New Brunswick’s chief medical officer of health says gonorrhea rates are on the rise in the province, which is concerning.
“What’s really concerning is that there were five times more confirmed cases in 2021 than the year before,” says Dr. Jennifer Russell, New Brunswick’s Chief Medical Officer of Health.
Confirmed cases of sexually transmitted infections rose from 54 in 2020 to 254 in 2021 in New Brunswick, according to Russell.
Just months into 2022, the province has already recorded 64 cases.
“Gonorrhea is with us right now. It’s circulating, like I said, in this particular age group of 20 to 39,” says Russell. “So getting tested is really important, especially if you have symptoms, and you can even have gonorrhea without symptoms.”
With cases rapidly increasing, the province is encouraging New Brunswickers to get tested, which can be done with either a urine test or a swab.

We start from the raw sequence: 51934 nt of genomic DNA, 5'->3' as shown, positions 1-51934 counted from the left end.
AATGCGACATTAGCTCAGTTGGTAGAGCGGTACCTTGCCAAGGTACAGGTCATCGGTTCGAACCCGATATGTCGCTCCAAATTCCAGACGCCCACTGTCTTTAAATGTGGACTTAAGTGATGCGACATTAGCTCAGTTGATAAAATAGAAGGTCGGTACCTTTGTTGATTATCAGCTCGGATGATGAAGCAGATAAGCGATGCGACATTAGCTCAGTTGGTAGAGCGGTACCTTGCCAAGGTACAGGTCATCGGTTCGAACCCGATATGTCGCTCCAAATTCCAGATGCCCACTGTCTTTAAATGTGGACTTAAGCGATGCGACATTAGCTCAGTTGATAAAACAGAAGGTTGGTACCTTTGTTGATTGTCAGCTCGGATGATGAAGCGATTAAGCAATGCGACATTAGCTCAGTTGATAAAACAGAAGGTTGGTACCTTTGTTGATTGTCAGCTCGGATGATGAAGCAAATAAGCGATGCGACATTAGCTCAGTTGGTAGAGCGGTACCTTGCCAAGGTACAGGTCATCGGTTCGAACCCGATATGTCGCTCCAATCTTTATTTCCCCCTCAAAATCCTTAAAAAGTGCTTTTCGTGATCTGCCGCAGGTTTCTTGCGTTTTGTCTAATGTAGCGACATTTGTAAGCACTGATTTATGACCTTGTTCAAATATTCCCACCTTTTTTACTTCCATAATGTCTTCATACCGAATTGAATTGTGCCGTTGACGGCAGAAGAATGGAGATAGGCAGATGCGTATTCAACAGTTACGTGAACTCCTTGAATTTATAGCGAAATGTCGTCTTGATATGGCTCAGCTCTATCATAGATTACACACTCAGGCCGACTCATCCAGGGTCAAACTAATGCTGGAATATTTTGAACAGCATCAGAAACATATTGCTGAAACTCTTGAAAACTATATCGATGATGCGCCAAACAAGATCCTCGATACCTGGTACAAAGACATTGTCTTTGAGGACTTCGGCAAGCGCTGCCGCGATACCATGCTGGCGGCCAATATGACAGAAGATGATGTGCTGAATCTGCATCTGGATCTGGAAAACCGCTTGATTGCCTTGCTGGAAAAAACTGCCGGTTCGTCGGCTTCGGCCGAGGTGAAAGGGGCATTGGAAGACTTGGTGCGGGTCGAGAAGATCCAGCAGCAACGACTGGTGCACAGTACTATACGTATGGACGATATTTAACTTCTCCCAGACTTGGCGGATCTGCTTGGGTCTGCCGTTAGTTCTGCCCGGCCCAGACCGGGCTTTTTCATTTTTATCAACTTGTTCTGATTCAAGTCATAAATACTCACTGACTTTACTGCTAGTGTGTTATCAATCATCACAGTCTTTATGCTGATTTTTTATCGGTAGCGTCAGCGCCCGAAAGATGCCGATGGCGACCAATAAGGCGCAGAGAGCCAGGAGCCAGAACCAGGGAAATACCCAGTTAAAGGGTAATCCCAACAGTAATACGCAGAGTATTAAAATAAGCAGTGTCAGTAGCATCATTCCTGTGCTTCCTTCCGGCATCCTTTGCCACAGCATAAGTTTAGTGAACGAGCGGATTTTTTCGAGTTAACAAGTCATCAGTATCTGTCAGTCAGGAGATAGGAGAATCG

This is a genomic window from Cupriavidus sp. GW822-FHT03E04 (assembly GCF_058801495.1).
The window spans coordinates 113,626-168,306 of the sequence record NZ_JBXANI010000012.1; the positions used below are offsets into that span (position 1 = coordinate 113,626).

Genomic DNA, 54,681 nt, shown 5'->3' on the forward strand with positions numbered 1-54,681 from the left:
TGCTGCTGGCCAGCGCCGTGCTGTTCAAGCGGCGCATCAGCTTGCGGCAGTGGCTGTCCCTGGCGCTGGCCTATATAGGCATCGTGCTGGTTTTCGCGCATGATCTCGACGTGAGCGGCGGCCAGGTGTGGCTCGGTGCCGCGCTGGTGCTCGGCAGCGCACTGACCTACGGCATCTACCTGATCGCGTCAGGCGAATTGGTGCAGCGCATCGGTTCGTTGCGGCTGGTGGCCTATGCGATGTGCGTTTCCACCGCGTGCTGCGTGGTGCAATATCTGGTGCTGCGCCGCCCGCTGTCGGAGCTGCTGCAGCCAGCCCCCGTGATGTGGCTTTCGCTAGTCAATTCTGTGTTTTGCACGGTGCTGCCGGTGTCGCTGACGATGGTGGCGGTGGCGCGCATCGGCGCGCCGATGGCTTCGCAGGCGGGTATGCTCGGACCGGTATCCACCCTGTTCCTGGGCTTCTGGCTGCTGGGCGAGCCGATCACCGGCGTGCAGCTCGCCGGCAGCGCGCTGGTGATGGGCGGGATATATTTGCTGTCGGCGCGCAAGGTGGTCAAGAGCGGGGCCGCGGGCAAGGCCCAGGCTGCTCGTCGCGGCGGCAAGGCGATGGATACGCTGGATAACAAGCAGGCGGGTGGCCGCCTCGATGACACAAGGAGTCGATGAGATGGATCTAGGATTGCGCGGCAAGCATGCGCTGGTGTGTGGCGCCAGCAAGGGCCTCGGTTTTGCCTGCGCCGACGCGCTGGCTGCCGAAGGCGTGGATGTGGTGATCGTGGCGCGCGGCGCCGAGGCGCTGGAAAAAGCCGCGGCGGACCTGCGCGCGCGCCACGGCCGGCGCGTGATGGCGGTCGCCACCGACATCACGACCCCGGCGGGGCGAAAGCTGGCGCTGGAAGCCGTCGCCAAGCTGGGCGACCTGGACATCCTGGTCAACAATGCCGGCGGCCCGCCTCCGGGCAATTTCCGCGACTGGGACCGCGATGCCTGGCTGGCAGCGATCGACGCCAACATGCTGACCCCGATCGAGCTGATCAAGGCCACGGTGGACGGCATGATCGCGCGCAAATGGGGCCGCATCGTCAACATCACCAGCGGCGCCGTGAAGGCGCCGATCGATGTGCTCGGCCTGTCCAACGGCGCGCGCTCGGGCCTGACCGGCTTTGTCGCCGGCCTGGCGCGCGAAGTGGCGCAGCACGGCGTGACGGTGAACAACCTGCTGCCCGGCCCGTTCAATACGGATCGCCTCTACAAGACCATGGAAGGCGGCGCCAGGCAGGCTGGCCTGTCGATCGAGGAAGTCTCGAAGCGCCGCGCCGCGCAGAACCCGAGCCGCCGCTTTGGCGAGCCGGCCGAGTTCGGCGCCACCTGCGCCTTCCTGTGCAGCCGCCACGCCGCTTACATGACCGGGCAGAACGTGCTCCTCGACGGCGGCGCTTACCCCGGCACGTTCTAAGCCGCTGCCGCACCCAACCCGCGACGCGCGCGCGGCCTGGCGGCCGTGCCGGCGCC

If left untreated, gonorrhea can lead to infertility in women and, in rare cases, in men.
However, according to the executive director of AIDS New Brunswick, in addition to public messaging, more education about sexually transmitted infections is also an important component, as is greater accessibility to things like contraception.
“There are still challenges in accessing free condoms, especially dental dams, which are very hard to find in the province,” says Amanda Diggins, Executive Director of AIDS New Brunswick.
“Also someone called today and said they don’t know where to get sexual health testing so make sure it’s really accessible as it can be a difficult process especially if you you are in a more rural area.”
To get tested, the province says New Brunswickers should contact their local sexual health center — a list, which includes each center’s phone numbers, is available on the government’s website.
More information on gonorrhea is also available on the GNB website.